Three candidates are vying for two seats on the board of trustees for the newly formed Pajaro Valley Health Care District — the district that now owns and operates the Watsonville Community Hospital. The board is made up of five members; the three other seats will have elections in two years.
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For the first time, Pajaro Valley residents will be voting to decide who will run the Watsonville Community Hospital.
After 20 years of for-profit ownership and financial troubles that eventually led it into bankruptcy last December, the hospital is now two months into operating under the ownership of the Pajaro Valley Health Care District.
Because the district’s board was formed under the urgent timeline to avoid bankruptcy and without time to hold an election for its five members, the Santa Cruz County Board of Supervisors appointed the board’s first five members in March.
On Tuesday, voters will cast their ballots for two of the board members who will have to make tough decisions. Those decisions include how to respond to staffing concerns, how to make the hospital financially stable, how to prevent CEO turnover and how to rebuild relationships with a community that has seen 20 different CEOs, broken promises and job uncertainty. The board’s three other seats will be up for election in two years.
Not only that, but board members have to manage everything else that comes with operating a hospital that employs 600 people and delivers 800 babies and provides emergency services to 30,000 patients a year.
The hospital serves a diverse region including the city of Watsonville, which is home to just under 53,000, and other Pajaro Valley communities including Corralitos, Freedom, La Selva Beach, Pajaro, Royal Oaks and Pajaro Dunes. There, the agricultural industry employs about 8,500 people while about 2,400 people work in the tourism industry, according to estimates from county officials.
Within the health care district’s boundaries — which were established in legislation that created the district in February — 42,286 registered voters reside in Santa Cruz County and 4,443 registered voters reside in Monterey County.
In November 2021, the community was shocked to hear the hospital would shut down unless someone purchased it.
Having seen the potential for bankruptcy months earlier, the County of Santa Cruz, the City of Watsonville, the Community Health Trust of the Pajaro Valley and Salud Para La Gente had already formed the Pajaro Valley Healthcare District Project — a nonprofit whose sole purpose was to purchase the hospital.
The nonprofit led a community fundraising campaign that raised over $65 million — including $25 million from the state — to successfully purchase the hospital on Aug. 31. The next day, CEO Steven Salyer, who was hired by the previous owners in July 2021, told Lookout about the hospital’s challenges and how he and the board plan to bring the hospital on track to financial stability.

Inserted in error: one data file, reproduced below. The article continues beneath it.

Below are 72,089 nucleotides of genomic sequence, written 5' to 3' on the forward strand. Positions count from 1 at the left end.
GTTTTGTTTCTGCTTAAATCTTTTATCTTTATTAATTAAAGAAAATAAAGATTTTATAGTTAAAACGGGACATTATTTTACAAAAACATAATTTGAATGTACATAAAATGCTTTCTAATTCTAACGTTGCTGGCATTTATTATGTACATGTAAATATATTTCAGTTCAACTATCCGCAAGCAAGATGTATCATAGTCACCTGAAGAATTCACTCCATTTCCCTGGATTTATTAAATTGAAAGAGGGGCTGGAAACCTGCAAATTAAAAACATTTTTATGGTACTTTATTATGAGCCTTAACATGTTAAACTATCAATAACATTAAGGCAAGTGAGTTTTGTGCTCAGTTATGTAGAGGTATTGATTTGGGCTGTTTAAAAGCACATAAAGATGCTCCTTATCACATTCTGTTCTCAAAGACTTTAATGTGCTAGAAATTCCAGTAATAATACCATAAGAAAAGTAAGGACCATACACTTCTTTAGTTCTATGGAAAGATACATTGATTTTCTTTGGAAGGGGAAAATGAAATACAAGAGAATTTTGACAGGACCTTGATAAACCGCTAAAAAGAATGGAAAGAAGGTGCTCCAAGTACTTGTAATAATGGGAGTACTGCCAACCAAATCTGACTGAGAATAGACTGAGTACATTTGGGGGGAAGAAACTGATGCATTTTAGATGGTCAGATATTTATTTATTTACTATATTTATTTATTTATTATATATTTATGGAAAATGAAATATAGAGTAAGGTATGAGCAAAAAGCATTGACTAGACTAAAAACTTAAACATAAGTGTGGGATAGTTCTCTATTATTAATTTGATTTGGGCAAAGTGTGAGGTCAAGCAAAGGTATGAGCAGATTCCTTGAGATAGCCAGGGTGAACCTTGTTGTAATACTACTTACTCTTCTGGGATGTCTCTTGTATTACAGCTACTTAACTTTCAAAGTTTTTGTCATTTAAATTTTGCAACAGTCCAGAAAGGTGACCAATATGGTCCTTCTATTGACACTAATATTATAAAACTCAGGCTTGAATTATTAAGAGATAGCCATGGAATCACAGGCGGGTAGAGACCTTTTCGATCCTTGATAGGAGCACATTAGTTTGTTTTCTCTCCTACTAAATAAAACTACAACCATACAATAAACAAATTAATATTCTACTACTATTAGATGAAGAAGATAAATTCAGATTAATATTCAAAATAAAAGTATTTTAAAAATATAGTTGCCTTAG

Three candidates have decided they want to take on these challenges.
Jasmine Notanee Nájera, Marcus Pimentel and Joe Gallagher are competing for two seats on the board. Nájera and Pimentel are incumbents.
Pimentel is the budget manager for Santa Cruz County and lives in Monterey County. He’s also a board member of Salud Para La Gente — a local health care provider.
A Watsonville resident, Nájera was just appointed CEO of the Pajaro Valley Prevention and Student Assistance. She previously worked as a licensed clinical social worker for the Santa Cruz County Health Services Agency.
Gallagher is a retired physician who lives in Watsonville. He was on the Watsonville Community Hospital’s medical staff from 1986 to the end of 2019.
The candidates, who all have strong ties to the community and extensive professional backgrounds, agree the hospital faces major challenges. And they broadly agree on how to approach those challenges.
Part of the transfer of ownership and purchase agreement required that the health care district give job offers to every employee, and nurses say that they were promised that they would be able to keep their jobs. All employees were given offers, but many received offers with different shifts.
In early August, they were told they would have to go through a bidding process using seniority in order to be placed into new shifts. The decision involved changing the majority of part-time jobs to full-time jobs — which caused nurses to have to make significant lifestyle changes last-minute.
At that time, Roseann Farris, the chief nurse representative for the nurses union, told Lookout that it felt “like a slap in the face.”
Silvia Perez, a nurse in the neonatal intensive care unit, said nurses were looking forward to overcoming bankruptcy and going back to public ownership. She’s worked at the hospital for 31 years.